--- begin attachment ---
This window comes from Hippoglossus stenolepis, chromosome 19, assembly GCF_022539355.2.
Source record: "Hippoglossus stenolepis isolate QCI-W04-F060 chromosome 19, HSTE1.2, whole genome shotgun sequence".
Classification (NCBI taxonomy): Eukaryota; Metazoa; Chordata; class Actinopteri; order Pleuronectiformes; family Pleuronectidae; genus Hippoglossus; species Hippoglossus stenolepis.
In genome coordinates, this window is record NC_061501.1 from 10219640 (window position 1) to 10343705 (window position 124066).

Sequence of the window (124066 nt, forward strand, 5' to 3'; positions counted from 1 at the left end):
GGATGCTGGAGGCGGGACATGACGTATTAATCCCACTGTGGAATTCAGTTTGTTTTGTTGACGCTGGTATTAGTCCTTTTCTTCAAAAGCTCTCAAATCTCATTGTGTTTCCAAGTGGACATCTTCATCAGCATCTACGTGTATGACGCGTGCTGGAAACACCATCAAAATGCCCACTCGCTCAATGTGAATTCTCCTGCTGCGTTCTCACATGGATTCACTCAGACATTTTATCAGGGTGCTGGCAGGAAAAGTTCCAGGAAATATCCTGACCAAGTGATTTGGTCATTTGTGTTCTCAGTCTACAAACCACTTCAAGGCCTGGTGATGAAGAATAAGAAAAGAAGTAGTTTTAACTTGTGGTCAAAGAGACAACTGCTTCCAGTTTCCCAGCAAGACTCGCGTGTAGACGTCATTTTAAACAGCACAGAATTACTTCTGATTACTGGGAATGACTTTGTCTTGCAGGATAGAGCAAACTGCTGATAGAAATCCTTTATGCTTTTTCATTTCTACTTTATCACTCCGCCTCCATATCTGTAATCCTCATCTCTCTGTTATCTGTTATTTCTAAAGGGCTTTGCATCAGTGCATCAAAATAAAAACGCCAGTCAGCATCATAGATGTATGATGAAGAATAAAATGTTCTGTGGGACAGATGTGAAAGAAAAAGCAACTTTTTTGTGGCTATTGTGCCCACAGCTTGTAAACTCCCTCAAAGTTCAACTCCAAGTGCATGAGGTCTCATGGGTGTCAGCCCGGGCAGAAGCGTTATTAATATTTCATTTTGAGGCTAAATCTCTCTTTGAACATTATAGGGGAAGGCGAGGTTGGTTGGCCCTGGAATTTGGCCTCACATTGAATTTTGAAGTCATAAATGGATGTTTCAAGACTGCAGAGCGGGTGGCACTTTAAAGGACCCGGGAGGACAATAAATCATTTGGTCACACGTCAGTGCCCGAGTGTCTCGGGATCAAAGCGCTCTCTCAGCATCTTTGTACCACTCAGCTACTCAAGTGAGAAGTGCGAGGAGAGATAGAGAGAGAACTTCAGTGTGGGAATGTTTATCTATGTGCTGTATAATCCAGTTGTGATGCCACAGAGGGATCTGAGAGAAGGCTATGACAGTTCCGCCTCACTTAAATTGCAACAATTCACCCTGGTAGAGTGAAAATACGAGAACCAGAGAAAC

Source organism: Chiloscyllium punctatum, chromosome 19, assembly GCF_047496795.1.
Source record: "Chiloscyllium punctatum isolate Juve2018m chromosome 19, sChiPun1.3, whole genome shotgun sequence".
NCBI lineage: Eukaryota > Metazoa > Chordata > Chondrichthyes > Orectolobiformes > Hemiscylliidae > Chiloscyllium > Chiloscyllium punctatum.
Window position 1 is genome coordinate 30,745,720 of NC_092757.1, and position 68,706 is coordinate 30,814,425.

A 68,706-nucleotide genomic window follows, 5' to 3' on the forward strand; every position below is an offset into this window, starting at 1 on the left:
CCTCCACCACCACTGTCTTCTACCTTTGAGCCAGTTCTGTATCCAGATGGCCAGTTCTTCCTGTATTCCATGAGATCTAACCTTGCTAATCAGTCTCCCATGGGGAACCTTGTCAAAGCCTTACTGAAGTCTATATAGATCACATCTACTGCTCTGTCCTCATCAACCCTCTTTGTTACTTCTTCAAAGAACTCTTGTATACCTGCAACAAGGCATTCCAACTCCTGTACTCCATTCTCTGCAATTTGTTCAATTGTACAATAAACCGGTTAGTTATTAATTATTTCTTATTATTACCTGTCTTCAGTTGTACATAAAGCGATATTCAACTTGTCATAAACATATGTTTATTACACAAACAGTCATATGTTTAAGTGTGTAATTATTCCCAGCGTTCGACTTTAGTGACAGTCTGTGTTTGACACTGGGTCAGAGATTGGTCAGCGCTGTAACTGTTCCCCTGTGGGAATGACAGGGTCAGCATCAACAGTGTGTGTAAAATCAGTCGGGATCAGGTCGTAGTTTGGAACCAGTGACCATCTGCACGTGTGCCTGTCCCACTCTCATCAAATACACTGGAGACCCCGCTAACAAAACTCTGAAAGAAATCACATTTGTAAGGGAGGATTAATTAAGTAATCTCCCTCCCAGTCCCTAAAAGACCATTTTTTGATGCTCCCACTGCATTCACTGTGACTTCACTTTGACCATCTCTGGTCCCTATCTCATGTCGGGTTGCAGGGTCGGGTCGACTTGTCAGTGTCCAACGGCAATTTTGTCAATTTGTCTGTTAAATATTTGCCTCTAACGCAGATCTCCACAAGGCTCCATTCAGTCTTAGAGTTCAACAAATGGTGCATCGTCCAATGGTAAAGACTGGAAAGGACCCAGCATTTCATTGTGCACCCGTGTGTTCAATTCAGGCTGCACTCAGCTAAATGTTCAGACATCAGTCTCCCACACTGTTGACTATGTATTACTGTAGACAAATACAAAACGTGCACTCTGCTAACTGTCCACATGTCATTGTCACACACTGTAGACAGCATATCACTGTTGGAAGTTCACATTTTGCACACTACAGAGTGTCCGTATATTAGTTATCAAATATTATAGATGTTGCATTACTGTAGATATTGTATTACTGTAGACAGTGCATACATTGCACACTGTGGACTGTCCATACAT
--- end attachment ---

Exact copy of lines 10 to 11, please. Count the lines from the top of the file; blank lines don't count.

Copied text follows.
Window position 1 is genome coordinate 30,745,720 of NC_092757.1, and position 68,706 is coordinate 30,814,425.

A 68,706-nucleotide genomic window follows, 5' to 3' on the forward strand; every position below is an offset into this window, starting at 1 on the left: